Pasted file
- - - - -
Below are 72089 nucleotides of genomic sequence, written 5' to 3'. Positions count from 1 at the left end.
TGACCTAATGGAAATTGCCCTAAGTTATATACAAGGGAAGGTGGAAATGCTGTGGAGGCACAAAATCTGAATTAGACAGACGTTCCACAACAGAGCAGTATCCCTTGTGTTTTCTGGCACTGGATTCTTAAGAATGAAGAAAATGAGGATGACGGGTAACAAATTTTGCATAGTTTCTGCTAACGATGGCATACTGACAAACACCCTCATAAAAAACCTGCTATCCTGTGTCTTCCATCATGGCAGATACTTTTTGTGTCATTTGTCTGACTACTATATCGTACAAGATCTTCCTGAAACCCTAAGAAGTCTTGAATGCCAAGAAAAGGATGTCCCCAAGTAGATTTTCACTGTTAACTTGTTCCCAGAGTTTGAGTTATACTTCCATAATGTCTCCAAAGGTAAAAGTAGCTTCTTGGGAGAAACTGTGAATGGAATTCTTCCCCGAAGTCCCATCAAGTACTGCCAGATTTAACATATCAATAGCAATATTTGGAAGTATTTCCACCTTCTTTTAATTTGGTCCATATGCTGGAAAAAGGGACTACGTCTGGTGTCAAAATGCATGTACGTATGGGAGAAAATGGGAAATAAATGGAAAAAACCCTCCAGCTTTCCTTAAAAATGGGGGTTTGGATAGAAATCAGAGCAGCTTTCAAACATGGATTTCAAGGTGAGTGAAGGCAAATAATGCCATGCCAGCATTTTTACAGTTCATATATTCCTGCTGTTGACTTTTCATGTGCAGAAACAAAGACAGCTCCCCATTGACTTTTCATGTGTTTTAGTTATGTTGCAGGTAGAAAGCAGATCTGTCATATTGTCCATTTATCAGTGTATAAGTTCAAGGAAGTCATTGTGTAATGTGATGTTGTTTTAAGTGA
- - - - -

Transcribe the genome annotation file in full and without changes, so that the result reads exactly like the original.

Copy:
Below are 72089 nucleotides of genomic sequence, written 5' to 3'. Positions count from 1 at the left end.
TGACCTAATGGAAATTGCCCTAAGTTATATACAAGGGAAGGTGGAAATGCTGTGGAGGCACAAAATCTGAATTAGACAGACGTTCCACAACAGAGCAGTATCCCTTGTGTTTTCTGGCACTGGATTCTTAAGAATGAAGAAAATGAGGATGACGGGTAACAAATTTTGCATAGTTTCTGCTAACGATGGCATACTGACAAACACCCTCATAAAAAACCTGCTATCCTGTGTCTTCCATCATGGCAGATACTTTTTGTGTCATTTGTCTGACTACTATATCGTACAAGATCTTCCTGAAACCCTAAGAAGTCTTGAATGCCAAGAAAAGGATGTCCCCAAGTAGATTTTCACTGTTAACTTGTTCCCAGAGTTTGAGTTATACTTCCATAATGTCTCCAAAGGTAAAAGTAGCTTCTTGGGAGAAACTGTGAATGGAATTCTTCCCCGAAGTCCCATCAAGTACTGCCAGATTTAACATATCAATAGCAATATTTGGAAGTATTTCCACCTTCTTTTAATTTGGTCCATATGCTGGAAAAAGGGACTACGTCTGGTGTCAAAATGCATGTACGTATGGGAGAAAATGGGAAATAAATGGAAAAAACCCTCCAGCTTTCCTTAAAAATGGGGGTTTGGATAGAAATCAGAGCAGCTTTCAAACATGGATTTCAAGGTGAGTGAAGGCAAATAATGCCATGCCAGCATTTTTACAGTTCATATATTCCTGCTGTTGACTTTTCATGTGCAGAAACAAAGACAGCTCCCCATTGACTTTTCATGTGTTTTAGTTATGTTGCAGGTAGAAAGCAGATCTGTCATATTGTCCATTTATCAGTGTATAAGTTCAAGGAAGTCATTGTGTAATGTGATGTTGTTTTAAGTGA